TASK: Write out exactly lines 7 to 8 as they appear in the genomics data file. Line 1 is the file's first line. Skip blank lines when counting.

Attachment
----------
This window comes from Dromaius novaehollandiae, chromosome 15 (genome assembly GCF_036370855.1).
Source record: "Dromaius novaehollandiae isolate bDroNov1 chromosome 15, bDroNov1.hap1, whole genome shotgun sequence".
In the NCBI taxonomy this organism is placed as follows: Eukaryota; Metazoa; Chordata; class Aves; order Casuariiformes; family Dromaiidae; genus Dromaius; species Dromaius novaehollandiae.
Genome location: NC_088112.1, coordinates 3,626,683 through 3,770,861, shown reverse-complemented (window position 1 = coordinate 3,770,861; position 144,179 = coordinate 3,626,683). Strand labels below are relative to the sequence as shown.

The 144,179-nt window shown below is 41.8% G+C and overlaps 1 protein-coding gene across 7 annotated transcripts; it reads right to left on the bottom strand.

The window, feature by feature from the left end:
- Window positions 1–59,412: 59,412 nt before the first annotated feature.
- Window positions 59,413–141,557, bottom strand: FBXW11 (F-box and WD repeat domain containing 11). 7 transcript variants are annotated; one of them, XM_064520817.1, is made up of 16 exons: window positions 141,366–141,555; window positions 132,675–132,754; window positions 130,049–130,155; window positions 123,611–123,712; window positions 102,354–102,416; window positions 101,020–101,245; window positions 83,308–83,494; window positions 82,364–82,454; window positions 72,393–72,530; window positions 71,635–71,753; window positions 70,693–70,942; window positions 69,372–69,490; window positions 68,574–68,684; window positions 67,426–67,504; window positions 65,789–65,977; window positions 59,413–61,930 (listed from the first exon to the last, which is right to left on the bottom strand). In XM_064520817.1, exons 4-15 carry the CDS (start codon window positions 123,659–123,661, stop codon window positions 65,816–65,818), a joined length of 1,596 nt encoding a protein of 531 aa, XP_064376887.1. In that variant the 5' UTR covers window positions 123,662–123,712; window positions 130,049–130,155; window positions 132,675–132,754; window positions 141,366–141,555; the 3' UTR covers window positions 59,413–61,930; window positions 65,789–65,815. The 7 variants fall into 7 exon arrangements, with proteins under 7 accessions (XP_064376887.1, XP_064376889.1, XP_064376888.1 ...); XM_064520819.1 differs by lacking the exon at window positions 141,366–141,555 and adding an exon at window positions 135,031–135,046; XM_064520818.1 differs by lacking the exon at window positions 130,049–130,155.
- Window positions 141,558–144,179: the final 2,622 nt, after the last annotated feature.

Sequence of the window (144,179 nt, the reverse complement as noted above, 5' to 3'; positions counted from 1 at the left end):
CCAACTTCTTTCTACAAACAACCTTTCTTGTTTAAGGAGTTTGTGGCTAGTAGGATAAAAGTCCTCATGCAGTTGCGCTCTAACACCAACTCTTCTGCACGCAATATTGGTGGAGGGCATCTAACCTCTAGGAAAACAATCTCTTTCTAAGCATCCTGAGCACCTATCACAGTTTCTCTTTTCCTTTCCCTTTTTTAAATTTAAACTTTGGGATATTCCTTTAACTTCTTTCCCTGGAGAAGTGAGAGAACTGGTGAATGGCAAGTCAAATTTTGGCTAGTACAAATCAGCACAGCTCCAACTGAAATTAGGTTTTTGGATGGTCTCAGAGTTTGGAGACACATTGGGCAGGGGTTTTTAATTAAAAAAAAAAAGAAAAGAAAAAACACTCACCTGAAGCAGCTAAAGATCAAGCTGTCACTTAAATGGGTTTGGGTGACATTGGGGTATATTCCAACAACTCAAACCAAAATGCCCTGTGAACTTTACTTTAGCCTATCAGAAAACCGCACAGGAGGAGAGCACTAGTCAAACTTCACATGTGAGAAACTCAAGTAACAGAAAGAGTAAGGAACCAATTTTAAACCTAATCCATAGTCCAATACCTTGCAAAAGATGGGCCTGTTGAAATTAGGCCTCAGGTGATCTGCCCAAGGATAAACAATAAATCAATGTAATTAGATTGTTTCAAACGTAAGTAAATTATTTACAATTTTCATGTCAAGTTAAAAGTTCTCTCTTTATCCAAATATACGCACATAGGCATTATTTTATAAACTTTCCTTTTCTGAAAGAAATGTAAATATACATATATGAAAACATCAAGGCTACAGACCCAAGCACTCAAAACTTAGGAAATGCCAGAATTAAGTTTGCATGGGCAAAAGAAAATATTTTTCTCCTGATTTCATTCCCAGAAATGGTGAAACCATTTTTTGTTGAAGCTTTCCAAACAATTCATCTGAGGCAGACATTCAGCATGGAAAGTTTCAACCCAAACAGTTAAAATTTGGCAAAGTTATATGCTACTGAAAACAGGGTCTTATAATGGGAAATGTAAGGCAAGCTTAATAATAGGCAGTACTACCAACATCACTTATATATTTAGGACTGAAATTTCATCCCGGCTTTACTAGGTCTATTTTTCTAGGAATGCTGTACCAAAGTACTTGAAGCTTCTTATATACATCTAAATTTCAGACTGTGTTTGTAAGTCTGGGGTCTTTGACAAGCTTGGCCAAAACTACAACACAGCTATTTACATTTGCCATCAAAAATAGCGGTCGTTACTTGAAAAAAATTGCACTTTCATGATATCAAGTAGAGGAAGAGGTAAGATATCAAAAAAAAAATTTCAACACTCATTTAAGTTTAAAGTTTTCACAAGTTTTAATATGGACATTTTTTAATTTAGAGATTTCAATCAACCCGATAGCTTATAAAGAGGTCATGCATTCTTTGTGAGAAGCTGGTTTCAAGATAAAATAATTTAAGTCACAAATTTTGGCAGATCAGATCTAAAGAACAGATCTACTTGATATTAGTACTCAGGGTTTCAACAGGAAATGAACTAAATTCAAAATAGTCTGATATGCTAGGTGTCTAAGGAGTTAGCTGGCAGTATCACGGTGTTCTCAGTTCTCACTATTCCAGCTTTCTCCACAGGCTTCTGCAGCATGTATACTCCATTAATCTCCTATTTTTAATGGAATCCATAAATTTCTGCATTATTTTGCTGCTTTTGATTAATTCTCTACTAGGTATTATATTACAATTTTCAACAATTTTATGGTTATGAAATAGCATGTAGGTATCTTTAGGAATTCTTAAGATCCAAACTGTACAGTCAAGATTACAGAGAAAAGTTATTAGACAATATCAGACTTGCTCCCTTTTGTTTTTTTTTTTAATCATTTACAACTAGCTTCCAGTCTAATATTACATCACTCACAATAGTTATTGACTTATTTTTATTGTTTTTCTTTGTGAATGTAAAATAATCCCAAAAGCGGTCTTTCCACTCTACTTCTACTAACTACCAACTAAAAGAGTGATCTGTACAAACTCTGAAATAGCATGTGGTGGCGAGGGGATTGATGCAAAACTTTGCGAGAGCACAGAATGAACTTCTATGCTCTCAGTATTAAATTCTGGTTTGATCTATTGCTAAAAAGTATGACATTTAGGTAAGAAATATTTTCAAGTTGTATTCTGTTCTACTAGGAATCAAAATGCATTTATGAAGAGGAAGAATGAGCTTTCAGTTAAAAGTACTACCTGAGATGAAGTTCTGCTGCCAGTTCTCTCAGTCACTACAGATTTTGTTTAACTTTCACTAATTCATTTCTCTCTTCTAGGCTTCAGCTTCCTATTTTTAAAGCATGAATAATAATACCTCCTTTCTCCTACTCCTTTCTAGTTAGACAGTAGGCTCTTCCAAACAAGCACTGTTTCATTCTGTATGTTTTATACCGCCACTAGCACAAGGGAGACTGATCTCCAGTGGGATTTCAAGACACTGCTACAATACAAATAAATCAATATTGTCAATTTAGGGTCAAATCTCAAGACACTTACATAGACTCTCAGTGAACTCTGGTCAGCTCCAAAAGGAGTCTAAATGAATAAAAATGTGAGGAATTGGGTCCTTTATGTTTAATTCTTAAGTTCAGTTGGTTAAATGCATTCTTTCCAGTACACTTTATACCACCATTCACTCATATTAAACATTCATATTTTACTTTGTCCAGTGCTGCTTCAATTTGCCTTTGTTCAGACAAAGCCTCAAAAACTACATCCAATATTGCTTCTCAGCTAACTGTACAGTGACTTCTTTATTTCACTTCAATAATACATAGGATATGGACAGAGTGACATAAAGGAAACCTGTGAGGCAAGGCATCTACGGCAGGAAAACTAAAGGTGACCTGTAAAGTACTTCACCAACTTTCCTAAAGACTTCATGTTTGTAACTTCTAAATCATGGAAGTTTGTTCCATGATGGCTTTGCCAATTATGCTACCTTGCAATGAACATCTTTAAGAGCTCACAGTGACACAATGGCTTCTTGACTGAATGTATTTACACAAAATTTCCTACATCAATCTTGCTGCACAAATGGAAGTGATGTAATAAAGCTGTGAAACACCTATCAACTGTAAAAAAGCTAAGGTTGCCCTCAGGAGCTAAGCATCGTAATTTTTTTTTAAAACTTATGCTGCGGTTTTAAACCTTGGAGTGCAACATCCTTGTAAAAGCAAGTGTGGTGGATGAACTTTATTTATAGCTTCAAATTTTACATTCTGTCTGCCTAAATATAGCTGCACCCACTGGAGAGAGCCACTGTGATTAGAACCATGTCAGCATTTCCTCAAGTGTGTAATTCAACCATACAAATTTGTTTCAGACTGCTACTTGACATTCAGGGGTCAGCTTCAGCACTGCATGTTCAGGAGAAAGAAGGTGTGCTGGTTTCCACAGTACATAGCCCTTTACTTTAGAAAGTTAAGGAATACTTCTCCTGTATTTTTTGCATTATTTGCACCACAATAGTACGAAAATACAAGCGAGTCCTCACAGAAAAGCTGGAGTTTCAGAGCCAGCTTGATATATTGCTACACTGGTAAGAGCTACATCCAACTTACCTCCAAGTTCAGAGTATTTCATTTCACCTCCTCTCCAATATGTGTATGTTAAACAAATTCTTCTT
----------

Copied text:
- Window positions 1–59,412: 59,412 nt before the first annotated feature.
- Window positions 59,413–141,557, bottom strand: FBXW11 (F-box and WD repeat domain containing 11). 7 transcript variants are annotated; one of them, XM_064520817.1, is made up of 16 exons: window positions 141,366–141,555; window positions 132,675–132,754; window positions 130,049–130,155; window positions 123,611–123,712; window positions 102,354–102,416; window positions 101,020–101,245; window positions 83,308–83,494; window positions 82,364–82,454; window positions 72,393–72,530; window positions 71,635–71,753; window positions 70,693–70,942; window positions 69,372–69,490; window positions 68,574–68,684; window positions 67,426–67,504; window positions 65,789–65,977; window positions 59,413–61,930 (listed from the first exon to the last, which is right to left on the bottom strand). In XM_064520817.1, exons 4-15 carry the CDS (start codon window positions 123,659–123,661, stop codon window positions 65,816–65,818), a joined length of 1,596 nt encoding a protein of 531 aa, XP_064376887.1. In that variant the 5' UTR covers window positions 123,662–123,712; window positions 130,049–130,155; window positions 132,675–132,754; window positions 141,366–141,555; the 3' UTR covers window positions 59,413–61,930; window positions 65,789–65,815. The 7 variants fall into 7 exon arrangements, with proteins under 7 accessions (XP_064376887.1, XP_064376889.1, XP_064376888.1 ...); XM_064520819.1 differs by lacking the exon at window positions 141,366–141,555 and adding an exon at window positions 135,031–135,046; XM_064520818.1 differs by lacking the exon at window positions 130,049–130,155.